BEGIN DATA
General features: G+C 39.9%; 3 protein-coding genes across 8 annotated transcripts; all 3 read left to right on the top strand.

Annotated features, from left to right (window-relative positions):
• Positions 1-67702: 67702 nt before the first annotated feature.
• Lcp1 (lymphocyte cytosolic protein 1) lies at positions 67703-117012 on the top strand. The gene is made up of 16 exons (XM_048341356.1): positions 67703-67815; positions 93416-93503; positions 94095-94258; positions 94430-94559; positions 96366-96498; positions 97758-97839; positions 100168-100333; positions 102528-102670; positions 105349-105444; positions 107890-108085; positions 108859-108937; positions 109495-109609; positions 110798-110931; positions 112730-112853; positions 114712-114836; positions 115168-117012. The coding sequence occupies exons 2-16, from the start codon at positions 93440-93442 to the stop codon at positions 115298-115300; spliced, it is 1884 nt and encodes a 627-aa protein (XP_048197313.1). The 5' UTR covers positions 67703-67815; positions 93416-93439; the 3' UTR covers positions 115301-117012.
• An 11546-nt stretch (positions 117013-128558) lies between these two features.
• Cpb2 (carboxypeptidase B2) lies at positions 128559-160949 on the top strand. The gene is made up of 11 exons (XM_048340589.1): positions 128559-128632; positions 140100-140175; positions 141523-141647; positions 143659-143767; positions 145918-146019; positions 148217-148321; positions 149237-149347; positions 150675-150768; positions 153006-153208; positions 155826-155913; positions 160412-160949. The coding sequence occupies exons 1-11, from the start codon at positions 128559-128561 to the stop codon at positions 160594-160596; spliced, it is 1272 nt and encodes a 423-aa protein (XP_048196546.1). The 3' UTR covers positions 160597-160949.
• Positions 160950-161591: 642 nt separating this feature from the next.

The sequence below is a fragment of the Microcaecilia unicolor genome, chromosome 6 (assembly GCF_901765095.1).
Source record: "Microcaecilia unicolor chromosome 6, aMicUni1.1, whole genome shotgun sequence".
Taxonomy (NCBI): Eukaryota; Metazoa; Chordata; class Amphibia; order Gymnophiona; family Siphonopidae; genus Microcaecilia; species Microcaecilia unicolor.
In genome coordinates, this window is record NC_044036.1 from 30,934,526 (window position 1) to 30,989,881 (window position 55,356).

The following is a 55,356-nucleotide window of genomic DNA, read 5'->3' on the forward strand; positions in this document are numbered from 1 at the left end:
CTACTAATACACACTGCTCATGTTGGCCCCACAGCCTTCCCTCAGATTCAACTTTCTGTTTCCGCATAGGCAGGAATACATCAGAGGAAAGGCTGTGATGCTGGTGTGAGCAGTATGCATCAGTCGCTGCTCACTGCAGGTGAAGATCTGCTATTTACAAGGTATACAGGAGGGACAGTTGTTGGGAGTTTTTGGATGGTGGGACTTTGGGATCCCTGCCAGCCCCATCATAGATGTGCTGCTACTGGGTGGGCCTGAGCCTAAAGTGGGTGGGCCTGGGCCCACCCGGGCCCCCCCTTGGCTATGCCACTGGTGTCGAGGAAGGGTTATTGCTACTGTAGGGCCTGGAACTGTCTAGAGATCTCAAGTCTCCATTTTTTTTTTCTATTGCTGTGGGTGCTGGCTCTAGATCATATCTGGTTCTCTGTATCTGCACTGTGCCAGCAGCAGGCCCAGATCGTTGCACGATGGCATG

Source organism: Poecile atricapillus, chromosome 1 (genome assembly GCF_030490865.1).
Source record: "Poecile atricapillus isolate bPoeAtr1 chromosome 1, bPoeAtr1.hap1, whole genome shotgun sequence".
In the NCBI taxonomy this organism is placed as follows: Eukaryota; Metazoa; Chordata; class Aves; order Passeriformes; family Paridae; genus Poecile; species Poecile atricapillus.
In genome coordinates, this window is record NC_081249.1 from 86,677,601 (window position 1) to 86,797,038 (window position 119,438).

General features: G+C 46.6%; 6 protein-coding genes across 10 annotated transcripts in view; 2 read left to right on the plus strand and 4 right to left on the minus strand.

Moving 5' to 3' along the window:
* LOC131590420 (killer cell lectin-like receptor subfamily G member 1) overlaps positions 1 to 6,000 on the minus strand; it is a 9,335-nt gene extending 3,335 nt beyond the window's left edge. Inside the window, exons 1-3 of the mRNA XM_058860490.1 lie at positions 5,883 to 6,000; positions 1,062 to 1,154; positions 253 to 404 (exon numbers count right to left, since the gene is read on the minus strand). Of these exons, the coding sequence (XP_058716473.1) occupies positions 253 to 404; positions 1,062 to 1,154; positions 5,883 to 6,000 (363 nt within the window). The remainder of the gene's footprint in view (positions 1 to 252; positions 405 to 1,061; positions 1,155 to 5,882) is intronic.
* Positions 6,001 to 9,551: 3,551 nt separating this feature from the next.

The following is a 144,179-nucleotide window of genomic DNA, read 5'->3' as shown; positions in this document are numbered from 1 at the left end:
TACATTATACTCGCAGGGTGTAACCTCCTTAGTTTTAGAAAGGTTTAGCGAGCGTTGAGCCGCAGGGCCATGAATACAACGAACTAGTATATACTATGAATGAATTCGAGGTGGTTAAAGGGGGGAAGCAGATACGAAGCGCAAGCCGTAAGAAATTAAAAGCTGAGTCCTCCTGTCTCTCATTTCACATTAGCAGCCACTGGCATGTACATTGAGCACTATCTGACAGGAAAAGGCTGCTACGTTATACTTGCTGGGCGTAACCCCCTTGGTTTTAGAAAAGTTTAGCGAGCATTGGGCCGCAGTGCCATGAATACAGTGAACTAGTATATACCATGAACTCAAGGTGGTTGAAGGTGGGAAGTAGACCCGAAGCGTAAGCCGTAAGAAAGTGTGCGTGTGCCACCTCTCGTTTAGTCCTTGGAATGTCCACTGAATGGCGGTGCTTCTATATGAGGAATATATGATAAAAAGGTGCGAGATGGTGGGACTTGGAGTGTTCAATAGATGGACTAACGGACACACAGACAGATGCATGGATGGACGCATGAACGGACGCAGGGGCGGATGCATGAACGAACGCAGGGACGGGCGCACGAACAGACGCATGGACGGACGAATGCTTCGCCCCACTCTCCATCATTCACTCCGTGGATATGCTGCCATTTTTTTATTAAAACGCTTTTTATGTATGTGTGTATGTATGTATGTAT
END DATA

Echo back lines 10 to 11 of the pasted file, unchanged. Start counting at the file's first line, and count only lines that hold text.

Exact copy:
Taxonomy (NCBI): Eukaryota; Metazoa; Chordata; class Amphibia; order Gymnophiona; family Siphonopidae; genus Microcaecilia; species Microcaecilia unicolor.
In genome coordinates, this window is record NC_044036.1 from 30,934,526 (window position 1) to 30,989,881 (window position 55,356).